Two Lego League robotics teams from Perry Hill Elementary School competed in the first Lego League Shelton qualifying event at Shelton High School on Nov. 19. The Shelton teams, the Brainiacs and the Predators, were two out of eight teams that qualified for the state championship in robotics.
Twenty-four teams competed during the competition, which was broken up into various parts, including building the robot, the team presentation and a research project. The winning categories were for championship award, research award, design award, performance award, and judges award.
The Brainiacs placed third in the champions part, second in the robot design, fifth in research,, fifth in core values, second in the judges category, and seventh in robotics performance. They placed third overall in the competition.
The Predators placed 11th in the robot performance,, ninth in core values, 11th in the
champions category, fifth in robot design, and eighth in research. They placed eighth overall in the competition.
Along with family, friends and spectators, some administrators from the Shelton school system attended the event to watch the teams compete. The chairman of the Shelton Board of Education, Mark Holden, was there with his wife, Wendy.
“I’m thrilled to be here today,” Holden said. “The kids are adorable. The projects are interesting with worthwhile ideas.”
Holden said he can foresee the Shelton Board of Education continuing support for the program, and he also mentioned that board member Faith Hack came earlier to support the two Shelton robotic teams.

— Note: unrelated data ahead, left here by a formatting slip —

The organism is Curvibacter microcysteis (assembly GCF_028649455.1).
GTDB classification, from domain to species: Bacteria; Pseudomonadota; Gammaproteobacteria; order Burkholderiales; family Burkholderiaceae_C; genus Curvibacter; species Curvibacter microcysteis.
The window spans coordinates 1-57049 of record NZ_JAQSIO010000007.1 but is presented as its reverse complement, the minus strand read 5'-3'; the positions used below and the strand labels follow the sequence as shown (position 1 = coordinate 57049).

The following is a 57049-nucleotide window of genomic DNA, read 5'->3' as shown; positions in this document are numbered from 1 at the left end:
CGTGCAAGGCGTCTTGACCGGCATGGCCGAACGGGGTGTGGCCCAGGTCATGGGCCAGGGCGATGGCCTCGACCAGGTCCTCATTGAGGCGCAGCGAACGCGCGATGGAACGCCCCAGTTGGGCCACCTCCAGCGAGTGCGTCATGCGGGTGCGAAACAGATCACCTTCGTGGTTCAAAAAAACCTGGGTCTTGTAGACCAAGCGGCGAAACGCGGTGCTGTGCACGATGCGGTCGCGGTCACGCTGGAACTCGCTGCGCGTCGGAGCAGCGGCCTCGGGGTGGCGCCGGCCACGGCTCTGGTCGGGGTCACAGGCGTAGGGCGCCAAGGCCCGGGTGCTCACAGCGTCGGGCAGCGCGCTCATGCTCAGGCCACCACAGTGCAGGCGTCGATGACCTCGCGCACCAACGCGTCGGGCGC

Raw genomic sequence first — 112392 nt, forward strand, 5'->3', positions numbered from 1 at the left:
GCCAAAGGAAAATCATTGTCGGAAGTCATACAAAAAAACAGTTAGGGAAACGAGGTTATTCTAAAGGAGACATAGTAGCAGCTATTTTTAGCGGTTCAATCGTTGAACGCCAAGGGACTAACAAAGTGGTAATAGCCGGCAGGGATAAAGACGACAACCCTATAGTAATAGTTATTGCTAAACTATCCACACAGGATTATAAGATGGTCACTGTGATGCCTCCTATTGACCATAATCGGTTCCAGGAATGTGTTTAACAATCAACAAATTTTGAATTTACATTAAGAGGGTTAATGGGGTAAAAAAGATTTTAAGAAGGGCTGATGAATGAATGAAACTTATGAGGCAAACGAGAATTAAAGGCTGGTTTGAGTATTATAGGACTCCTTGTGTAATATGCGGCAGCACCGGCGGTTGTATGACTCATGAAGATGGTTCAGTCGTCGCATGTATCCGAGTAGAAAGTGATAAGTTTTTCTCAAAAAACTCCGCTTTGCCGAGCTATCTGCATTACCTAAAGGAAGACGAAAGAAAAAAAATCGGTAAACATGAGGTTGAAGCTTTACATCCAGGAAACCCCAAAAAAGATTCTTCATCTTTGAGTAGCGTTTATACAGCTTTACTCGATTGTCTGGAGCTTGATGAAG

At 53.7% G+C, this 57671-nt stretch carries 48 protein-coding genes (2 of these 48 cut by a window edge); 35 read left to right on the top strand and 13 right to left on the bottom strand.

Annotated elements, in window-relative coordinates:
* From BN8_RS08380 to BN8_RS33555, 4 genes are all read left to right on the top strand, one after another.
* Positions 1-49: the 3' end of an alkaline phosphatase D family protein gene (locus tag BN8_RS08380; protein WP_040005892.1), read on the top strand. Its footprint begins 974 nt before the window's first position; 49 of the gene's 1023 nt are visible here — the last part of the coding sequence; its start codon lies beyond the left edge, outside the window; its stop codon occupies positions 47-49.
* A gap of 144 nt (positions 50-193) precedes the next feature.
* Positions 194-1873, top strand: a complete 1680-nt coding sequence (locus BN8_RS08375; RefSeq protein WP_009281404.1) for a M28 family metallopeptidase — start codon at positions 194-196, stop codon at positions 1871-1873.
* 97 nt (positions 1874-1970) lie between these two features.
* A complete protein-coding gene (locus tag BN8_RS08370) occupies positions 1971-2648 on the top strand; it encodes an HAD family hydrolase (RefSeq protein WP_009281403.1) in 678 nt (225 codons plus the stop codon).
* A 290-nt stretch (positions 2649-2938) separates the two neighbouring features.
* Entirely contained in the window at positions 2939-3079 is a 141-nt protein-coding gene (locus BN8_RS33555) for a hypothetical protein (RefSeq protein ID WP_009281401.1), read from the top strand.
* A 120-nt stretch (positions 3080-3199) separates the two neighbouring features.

Members of the Brainiacs competing included Patrick Carroll, Christian Delgado-Santiago, Gabriel West, Ben DeMartino, Aiden Welch, Jonathan Hayek, Maja Shallow, Sanjana Jain, and Elizabeth Cayer.
Members of the Predators competing included Gabriel Zamani, Jack Ryan, Matthew Boivin, Paul Pavliouk, Mary Pavliouk, Charlie Santa, Dylan Greenlaw, Luis Silva, Diya Singh, and Alexander Guerra.
Many of the children on the teams commented on the competition.
Sanjana Jain of the Brainiacs said the competition was one of the best she has attended. Elizabeth Cayer said she thought they did really well and had good core values, and it was fun. Patrick Carroll said he thought the competition was exciting and stressful because they often place seventh, but he was hoping to get a golden ticket to go to the state tournament. Gabriel West said he thought they should do it every year, no matter what time it is.
Ben DeMartino said it was really fun but stressful. A few times the missions hadn’t gone well, so he was just trying to think about the happy times while waiting for the results.
Robotics coaches Michele Piccolo and Aimee Cayer said they were impressed with the overall event.
“Coaching has been a pure joy this year,” Cayer said. “I watched my husband coach the Circuit Breakers for four years now. This is my first year as a coach, and I absolutely loved every minute.”
Piccolo also coached the Predators, along with Paymen Zamani. Zamani’s wife, Ana Zamani, was an assistant coach to John Niski, robotics adviser, who had to leave the competition before the winners were announced. Richard Vogl, events coordinator for First Lego Leagues, commented on Niski’s contribution to Shelton’s robotics team.
“John is helping me to coordinate this event; we wouldn’t be able to do it without him,” said Vogl.